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Hi dsnajder. I'll try this way if the WiFi bridge do not work. But first, i'll need to answer all the expectation of the bosses, and if this proves to be impossible to reach(bridge configs), i'll reconsider the NAT solution, for sure. :) –  nwildner Mar 26 '13 at 11:06
    
It turns out that i had to make a NAT to make this setup works. However, the quality of the sip connections jumped from very good to no quality at all depending on the utilization of the wireless, making this solution inviable. –  nwildner Nov 13 '13 at 16:04
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Forget this setup and buy a purpose-built device which performs the same function. These Ethernet-wireless LAN client bridge devices (which can be hard to search for since there's no real standard name for the device's function) range from as little as $20 USD on the low end to $1500 or more for a ruggedized industrial grade device. In an office, you probably don't need IP68 protection, though...

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but AFAIK bridge mode is point to point, and - if I correctly understand nwildner - here is needed point to multipoint. Or maybe am I wrong? –  dsznajder Mar 26 '13 at 13:28
    
Nope, these devices put the end device on the same subnet, which accomplishes the goal stated here. –  Michael Hampton Mar 26 '13 at 13:46
1  
We have similar devices to connect different geolocated offices and it's departaments. ubnt.com/download#doc:Rocket:M - They work flawlessly on WDS mode, so, from that hardware that we got the idea to do the same but with our office wireless(Motorola AP's) and the thin clients + VoIP phones ;) And yes, as @MichaelHampton said, they(Ubiquity radios) make both departaments be in the same subnet without the need of a "point-to-point like" connection –  nwildner Mar 26 '13 at 14:08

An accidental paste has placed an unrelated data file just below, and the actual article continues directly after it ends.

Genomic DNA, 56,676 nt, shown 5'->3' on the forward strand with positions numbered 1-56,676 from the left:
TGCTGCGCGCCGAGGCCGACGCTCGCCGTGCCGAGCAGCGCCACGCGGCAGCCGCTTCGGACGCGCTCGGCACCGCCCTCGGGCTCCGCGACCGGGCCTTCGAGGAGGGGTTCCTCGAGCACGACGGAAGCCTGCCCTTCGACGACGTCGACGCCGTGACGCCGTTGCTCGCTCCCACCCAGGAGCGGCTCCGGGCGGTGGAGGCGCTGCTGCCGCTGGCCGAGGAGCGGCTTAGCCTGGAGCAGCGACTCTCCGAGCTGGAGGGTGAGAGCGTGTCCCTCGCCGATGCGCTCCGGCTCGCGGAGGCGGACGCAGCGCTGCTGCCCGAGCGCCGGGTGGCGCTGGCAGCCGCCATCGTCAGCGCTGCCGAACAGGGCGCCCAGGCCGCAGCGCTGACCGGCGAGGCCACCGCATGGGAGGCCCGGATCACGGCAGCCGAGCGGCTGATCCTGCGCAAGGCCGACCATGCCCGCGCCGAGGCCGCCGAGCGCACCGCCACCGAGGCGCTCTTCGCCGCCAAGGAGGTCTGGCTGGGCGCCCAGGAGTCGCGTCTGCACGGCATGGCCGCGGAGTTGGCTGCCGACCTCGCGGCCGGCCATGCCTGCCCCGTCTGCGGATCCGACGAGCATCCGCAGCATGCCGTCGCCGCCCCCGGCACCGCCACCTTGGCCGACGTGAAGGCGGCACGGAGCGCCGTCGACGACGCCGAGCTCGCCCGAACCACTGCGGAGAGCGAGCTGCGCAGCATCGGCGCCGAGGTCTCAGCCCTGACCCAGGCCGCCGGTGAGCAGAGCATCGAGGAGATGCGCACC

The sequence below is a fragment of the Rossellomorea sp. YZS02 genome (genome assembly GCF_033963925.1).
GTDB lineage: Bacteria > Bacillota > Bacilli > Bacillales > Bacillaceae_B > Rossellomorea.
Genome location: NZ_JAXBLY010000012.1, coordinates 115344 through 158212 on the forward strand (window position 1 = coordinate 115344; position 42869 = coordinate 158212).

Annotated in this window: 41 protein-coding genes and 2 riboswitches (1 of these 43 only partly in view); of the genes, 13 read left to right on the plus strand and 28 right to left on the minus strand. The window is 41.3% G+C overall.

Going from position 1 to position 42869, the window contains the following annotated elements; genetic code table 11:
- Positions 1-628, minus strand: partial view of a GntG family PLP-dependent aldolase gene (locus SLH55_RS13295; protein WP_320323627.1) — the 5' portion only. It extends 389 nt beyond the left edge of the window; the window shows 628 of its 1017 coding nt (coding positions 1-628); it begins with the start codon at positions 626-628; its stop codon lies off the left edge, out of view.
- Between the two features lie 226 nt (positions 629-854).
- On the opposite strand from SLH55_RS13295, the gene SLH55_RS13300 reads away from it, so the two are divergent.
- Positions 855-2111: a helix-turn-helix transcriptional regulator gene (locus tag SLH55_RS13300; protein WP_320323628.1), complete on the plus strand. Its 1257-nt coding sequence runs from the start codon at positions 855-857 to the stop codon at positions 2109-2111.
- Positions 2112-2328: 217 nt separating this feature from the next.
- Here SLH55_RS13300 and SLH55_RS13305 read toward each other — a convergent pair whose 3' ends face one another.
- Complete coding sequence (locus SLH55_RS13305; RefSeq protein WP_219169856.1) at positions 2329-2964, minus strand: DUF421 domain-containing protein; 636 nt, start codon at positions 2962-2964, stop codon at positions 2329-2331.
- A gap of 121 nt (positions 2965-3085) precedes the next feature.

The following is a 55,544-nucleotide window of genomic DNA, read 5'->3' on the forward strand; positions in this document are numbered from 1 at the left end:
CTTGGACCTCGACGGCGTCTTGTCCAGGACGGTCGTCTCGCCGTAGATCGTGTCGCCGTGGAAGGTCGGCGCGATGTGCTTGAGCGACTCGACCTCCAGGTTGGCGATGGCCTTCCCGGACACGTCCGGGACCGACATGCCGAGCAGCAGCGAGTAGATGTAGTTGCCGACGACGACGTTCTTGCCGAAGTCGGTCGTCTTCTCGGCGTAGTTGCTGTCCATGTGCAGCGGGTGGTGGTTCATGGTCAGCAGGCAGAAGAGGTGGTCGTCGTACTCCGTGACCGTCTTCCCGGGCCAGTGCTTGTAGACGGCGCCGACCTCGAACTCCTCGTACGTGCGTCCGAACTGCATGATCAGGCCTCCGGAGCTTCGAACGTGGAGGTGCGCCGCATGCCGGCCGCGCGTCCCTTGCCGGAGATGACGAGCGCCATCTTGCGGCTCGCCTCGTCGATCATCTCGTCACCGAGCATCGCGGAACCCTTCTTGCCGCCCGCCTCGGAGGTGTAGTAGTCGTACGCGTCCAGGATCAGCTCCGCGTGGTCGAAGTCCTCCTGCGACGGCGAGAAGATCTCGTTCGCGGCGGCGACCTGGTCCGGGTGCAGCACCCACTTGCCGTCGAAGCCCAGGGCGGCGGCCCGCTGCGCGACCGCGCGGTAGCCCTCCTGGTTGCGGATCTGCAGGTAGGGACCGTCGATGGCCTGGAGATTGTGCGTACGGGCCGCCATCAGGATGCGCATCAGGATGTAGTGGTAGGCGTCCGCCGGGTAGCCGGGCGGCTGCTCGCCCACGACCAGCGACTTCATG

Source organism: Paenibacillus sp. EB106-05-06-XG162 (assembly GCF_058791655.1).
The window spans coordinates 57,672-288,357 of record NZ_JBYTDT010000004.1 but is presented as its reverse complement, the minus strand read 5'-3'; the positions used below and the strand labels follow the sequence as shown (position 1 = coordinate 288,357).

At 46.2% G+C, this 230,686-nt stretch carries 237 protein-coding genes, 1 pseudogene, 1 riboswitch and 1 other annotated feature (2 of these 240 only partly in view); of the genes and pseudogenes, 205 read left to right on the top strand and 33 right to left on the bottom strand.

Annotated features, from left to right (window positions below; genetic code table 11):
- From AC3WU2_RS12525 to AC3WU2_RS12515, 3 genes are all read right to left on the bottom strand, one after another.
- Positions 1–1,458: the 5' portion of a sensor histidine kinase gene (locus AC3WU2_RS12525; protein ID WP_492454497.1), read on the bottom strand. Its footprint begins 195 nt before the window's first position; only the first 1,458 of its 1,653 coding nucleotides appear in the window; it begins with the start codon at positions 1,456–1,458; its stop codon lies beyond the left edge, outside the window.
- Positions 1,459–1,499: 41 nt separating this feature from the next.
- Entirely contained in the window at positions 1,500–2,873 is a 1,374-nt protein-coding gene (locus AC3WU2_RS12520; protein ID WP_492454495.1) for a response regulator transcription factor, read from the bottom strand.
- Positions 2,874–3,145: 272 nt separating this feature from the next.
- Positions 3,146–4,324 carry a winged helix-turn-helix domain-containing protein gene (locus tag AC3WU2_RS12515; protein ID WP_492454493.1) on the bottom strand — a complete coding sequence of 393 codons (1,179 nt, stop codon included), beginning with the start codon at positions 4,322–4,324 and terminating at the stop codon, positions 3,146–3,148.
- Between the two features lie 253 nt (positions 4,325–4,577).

Yeah, we have lots of those Rocket M5 on other offices, where some places get about 1 mile of the nearest switch but, this bridge i'm trying to make, we'll use on the office, where other stations/notebooks are already using our wireless lan. –  nwildner Sep 12 '13 at 17:20
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As it is, this won't work because the wireless access point on the other end will only allow traffic from the authenticated MAC. There's a potential solution here but that won't work for you, since the entire point is that you want different MACs. (note that your ipv4 forwarding is not necessary because you're not at that layer) As I see it your choices are

  1. Modify the configuration of the wifi AP to allow additional MACs (ideally from a whitelist) from authenticated connections. This is probably not going to work.
  2. Use WDS mode - Wireless Distribution mode, Documentation about it here, sample of someone runnning it here
  3. Use "four address" mode - This is the easiest and I believe should work. http://wireless.kernel.org/en/users/Documentation/iw#Using_4-address_for_AP_and_client_mode
  4. encapsulate the connection - create a tunnel tap0 device using openvpn or similar.
share|improve this answer
    
Hi Matthew. I'll try the WDS mode and i'll give a feedback here. The number of macs of this AP should not be a problem, since it's a Motorola Access Point and it have a lot of clients connected on it, with any kind of Mac Filtering. Of course that our DHCP have enough leases to distribute on this network :) –  nwildner Mar 26 '13 at 10:41